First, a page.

Extent and control of shock affects naltrexone sensitivity of stress-induced analgesia and reactivity to morphine.
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Opioid and nonopioid mediated changes in pain sensitivity have been observed after exposure to various stressful conditions. A series of inescapable shocks sequentially produces an early form of analgesia which is not affected by the opiate antagonist, naltrexone, and a late antinociceptive response which is sensitive to reversal by naltrexone. Here, this is shown to be true over a wide range of doses. In a further experiment subjects given either escapable or inescapable shock were analgesic immediately after the stress session. However, the analgesia of inescapably shocked subjects was more sensitive to reversal by naltrexone. A final experiment revealed that inescapably shocked subjects, but not escapably shocked subjects, were hyperreactive to the analgesic effects of morphine 24 hr after shock. These results suggest that activation of an opiate system occurs only after extended exposure to stress and that this activation is greater when the stress is inescapable. Implications for opioid versus nonopioid mechanisms of stress-induced analgesia are discussed.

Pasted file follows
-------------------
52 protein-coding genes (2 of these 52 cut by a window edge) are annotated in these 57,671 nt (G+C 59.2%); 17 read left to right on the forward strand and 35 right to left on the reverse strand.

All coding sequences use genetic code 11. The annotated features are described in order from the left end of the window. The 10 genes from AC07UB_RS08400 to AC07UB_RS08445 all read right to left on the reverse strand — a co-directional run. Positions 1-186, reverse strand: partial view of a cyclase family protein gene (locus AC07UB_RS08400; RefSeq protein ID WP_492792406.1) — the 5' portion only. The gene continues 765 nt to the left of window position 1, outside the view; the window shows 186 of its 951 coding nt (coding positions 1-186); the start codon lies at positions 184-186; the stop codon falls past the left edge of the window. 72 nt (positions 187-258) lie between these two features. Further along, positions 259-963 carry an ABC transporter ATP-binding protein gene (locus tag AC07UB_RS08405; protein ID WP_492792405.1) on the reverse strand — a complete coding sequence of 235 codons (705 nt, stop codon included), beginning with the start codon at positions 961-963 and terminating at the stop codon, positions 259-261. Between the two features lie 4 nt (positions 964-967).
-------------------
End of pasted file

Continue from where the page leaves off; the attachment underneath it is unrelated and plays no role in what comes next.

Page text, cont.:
author list (cited authors)
Hyson, R. L., Ashcraft, L. J., Drugan, R. C., Grau, J. W., & Maier, S. F.
complete list of authors
Hyson, RL||Ashcraft, LJ||Drugan, RC||Grau, JW||Maier, SF